Many bodily sensations are connected quite closely with specific actions: itches with scratching, for example, and hunger with eating. Indeed, these connections have the feel of conceptual connections. With the exception of D. M. Armstrong, philosophers have largely neglected this aspect of bodily sensations. In this paper, I propose a theory of bodily sensations that explains these connections. The theory ascribes intentional content to bodily sensations but not, strictly speaking, representational content. Rather, the content of these sensations is an imperative: (...)
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  15. The Phenomenology of Embodied Agency.Terry Horgan & John Tienson - unknown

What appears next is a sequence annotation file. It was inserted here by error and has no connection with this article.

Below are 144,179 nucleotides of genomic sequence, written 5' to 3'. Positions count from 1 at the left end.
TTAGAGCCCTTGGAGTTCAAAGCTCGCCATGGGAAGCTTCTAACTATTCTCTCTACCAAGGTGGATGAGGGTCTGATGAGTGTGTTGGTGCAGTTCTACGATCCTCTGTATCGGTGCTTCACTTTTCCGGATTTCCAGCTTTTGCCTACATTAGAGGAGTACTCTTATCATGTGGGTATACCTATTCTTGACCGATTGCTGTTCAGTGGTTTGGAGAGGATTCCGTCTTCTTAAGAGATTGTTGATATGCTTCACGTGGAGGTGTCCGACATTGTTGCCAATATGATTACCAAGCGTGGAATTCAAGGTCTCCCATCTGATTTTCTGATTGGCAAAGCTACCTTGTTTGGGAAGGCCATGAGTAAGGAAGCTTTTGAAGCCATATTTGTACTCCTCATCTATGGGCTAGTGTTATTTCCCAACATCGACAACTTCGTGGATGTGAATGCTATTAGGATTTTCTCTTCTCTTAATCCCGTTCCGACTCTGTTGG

For the last 20 years or so, philosophers of mind have been using the term ‘qualia’, which is frequently glossed as standing for the “what-it-is-like” of experience. The examples of what-it-is-like that are typically given are feelings of pain or itches, and color and sound sensations. This suggests an identification of the experiential what-it-islike with such states. More recently, philosophers have begun speaking of the “phenomenology“ of experience, which they have also glossed as “what-it-is-like”. Many say, for example, that any (...)
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  16. Reply to Wyller.John Hyman - 2006 - Philosophy 81 (317):531-534.
    In my article ‘Pains and Places’ ), I argue, first, that sensations, such as aches and pains, are generally in the places where we say they are; and second, that sensations are states or modes of the sensitive parts of the bodies of sentient animals. Here I reply to Trus Wyller’s criticism of my views, in his article ‘The Place of Pain in Life’ ), and I comment on Kant’s claim, in his Dreams of a Spirit-Seer, that ‘I am as (...)